Last year, in my physics class, I introduced Bose-Einstein condensates. It took my students awhile before the fully grasped the conditions necessary for this state of matter to occur. It's not like we can simulate it in the lab. :-) I had one student believe she could "cook up" this state of matter at home until she suddenly understood how cold "approaching absolute zero" was. I loved the look on her face when she had that realization...everything that we had discussed up to that point suddenly made sense to her.
I think it is very important to introduce concepts when a student is cognitively ready. It is perfectly OK, I think to talk about three states of matter and still let students know that, as they learn more science, they will encounter more states of matter. This is also true of the many increasingly abstract definitions of mass. Telling students the definitions of different states of matter isn't really helpful -as Ruth pointed out when her student had that ah-ha moment. Most text books define plasma as a gas made of charged particles. That isn't entirely false, but as a NASA plasma scientist said to me one day in a wonderful discussion about plasma and K-12 education - would you be happy defining a gas as a liquid that is moving faster? That would mean a high speed stream of water is a gas. He said that defining a plasma as a gas in which the particles have a charge is as limiting. So,until students are cognitively and experientially ready to grasp the essential properties of a plasma - perhaps the most important of which is the creation of magnetic fields when charges move and the complexity of these fields with the twisting of currents in a plasma and magnetic reconnections that occur from these flows - then the students aren't ready to appreciate that state of matter,and you create misconceptions.
I think it is always OK to tell students that as they progress in their understandings, they will have to revise what you are teaching now.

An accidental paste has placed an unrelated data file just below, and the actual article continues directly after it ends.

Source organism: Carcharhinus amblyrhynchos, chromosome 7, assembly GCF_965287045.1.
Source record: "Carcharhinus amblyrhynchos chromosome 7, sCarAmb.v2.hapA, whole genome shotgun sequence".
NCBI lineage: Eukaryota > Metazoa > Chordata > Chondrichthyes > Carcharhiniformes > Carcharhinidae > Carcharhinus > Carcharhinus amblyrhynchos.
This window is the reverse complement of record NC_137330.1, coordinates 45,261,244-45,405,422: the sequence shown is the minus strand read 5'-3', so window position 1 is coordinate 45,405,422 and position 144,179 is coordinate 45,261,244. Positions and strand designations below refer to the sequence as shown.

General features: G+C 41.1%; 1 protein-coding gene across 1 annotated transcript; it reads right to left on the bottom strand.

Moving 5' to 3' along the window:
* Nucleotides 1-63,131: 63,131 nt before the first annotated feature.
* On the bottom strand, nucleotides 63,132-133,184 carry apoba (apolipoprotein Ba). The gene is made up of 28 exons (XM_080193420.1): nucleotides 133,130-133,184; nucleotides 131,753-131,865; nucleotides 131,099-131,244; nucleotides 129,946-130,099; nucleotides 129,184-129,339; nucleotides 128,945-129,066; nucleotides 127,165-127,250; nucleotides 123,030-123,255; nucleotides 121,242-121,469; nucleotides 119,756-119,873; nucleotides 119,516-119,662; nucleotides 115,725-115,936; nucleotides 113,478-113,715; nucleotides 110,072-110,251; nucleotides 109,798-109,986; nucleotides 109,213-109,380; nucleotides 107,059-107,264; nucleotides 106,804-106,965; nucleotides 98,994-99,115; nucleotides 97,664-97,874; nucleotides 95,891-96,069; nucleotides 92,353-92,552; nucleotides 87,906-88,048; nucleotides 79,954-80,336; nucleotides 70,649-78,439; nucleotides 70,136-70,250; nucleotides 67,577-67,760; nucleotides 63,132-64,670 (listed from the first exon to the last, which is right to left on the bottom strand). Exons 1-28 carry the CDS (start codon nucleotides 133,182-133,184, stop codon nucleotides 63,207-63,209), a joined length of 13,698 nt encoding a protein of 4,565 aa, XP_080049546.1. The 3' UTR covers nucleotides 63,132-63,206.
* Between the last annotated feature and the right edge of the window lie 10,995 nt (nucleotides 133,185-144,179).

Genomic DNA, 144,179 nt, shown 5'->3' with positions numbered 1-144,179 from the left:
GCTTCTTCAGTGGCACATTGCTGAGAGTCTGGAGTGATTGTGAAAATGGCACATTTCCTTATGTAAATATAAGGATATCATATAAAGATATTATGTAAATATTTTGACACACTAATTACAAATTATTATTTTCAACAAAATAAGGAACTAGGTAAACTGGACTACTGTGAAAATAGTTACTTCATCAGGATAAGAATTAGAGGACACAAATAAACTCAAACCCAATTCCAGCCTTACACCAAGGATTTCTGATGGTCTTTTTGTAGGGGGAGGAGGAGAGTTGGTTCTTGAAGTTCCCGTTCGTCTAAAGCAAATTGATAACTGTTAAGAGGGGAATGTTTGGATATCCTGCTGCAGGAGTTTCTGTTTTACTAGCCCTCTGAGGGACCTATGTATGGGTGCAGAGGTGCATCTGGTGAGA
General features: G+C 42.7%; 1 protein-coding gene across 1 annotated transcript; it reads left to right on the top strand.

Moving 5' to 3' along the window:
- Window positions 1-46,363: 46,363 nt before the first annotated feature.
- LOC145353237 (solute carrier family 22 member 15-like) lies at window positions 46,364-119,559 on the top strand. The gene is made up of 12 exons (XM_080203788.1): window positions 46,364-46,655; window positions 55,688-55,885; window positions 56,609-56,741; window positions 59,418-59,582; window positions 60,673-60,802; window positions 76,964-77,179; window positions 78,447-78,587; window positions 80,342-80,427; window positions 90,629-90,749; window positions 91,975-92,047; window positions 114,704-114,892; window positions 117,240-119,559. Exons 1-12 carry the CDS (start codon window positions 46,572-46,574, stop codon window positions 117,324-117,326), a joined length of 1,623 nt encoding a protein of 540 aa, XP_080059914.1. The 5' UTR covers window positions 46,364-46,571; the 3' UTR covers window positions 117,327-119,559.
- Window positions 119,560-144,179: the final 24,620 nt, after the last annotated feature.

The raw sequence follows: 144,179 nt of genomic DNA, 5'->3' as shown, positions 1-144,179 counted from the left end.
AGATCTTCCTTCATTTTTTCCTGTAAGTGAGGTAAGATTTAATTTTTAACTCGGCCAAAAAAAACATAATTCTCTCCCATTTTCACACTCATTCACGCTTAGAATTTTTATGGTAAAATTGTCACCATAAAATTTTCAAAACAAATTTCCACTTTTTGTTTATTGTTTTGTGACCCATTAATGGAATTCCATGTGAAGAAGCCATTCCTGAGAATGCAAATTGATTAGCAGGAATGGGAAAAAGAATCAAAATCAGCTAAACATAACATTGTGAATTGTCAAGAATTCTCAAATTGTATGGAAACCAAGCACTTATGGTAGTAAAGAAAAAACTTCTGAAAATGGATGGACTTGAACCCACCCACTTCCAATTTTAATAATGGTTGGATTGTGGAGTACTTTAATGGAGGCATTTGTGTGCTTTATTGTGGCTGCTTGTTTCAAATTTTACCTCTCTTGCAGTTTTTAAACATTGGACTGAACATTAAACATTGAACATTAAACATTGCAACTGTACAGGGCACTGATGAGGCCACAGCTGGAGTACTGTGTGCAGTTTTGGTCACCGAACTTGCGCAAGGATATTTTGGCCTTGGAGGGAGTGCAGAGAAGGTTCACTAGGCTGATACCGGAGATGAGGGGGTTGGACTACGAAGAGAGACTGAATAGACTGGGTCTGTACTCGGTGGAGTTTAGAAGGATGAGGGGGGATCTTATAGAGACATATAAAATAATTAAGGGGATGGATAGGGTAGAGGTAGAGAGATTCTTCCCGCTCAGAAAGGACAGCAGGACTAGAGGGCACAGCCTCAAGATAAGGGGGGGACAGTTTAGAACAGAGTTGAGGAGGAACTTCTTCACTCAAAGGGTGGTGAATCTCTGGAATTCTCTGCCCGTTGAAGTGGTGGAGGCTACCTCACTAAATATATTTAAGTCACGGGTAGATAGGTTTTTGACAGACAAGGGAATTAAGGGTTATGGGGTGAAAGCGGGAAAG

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Very Well Said Donald....I concur wholeheartedly!
I teach 6th grade science and mention the five states of matter in terms of energy in my classroom. I have known about the BEC being accepted as the fifth state of matter for many years because one of my student-teachers, her college pre-service teacher's son was one of the original research scientists that worked on discovering it. You are correct, middle school students do not understand the concept-however when talking with my high school physics teachers about whether or not to use the "5-states of matter" in middle school, they were pleased that the term was being introduced and the fact that the students were learning that there were more than the four forms that we were currently teaching. (Plasma is briefly introduced in 5th grade as part of their Astronomy Unit.) There are many terms that my students do not fully understand, however by introducing the terms, students have the opportunity to attach future pieces of knowledge to what they have been exposed to, allowing further comprehension as they mature.
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I mention the 5 states of matter in 5th grade, in fact, I did just 2 weeks ago; however, I only focus on the 3. My students recited the 3 stages in rote as if they probably started learning it in Kindergarten, but when I introduced plasma I had them glued. I think one, they love that their teacher is a total Science nerd, but honestly, I am enthralled with plasma as well. I don't believe that in 5th grade it is too early. Like you guys said, if they are cognitively ready, they are. You could even just use it as an extension if you feel it is over their heads for your higher group.
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Since there ARE 5 states of matter, it is important to introduce them. Even though the elementary curricula currently only require 3 states of matter, introducing them all early helps students later on. This scaffolding of information increases student interests and retention. We all know that the more often a student encounters information, the better that info is retained.